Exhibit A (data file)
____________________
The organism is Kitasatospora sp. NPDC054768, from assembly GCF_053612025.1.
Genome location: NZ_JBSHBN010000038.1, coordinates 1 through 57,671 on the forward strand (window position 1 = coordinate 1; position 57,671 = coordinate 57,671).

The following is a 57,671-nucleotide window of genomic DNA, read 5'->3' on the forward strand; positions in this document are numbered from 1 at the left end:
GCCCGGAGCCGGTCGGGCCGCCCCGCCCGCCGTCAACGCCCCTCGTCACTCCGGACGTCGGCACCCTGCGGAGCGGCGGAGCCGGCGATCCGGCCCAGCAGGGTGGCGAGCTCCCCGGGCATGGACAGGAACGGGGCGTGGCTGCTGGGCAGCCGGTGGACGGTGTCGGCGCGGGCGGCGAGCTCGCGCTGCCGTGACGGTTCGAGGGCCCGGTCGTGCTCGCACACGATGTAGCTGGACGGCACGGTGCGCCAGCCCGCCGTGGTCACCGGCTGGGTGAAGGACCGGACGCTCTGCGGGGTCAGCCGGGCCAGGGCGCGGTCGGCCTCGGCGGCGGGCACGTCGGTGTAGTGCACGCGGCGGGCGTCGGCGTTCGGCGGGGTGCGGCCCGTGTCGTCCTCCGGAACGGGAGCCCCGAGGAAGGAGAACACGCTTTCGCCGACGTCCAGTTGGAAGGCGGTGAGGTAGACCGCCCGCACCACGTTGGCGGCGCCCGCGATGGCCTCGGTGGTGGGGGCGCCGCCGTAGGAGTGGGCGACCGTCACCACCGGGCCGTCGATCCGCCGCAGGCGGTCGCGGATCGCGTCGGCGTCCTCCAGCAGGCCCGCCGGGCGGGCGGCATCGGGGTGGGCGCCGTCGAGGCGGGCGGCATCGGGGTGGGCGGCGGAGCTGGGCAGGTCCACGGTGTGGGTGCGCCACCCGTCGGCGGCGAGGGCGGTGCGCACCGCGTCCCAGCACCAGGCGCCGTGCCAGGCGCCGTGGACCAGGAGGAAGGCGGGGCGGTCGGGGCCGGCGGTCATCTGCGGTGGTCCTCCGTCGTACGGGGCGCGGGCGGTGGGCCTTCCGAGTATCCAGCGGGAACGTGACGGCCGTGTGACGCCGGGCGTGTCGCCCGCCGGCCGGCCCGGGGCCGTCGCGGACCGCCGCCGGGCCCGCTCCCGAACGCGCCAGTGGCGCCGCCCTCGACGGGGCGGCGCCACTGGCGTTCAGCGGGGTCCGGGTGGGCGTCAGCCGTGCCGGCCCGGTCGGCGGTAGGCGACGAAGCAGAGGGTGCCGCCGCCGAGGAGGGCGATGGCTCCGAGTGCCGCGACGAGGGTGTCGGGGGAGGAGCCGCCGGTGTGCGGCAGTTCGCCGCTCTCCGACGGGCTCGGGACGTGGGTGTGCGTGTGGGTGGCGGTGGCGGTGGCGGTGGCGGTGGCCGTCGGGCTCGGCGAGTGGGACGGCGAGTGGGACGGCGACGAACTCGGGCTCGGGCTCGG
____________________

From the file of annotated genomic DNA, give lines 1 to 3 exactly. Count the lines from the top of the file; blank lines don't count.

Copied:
The organism is Kitasatospora sp. NPDC054768, from assembly GCF_053612025.1.
Genome location: NZ_JBSHBN010000038.1, coordinates 1 through 57,671 on the forward strand (window position 1 = coordinate 1; position 57,671 = coordinate 57,671).

The following is a 57,671-nucleotide window of genomic DNA, read 5'->3' on the forward strand; positions in this document are numbered from 1 at the left end: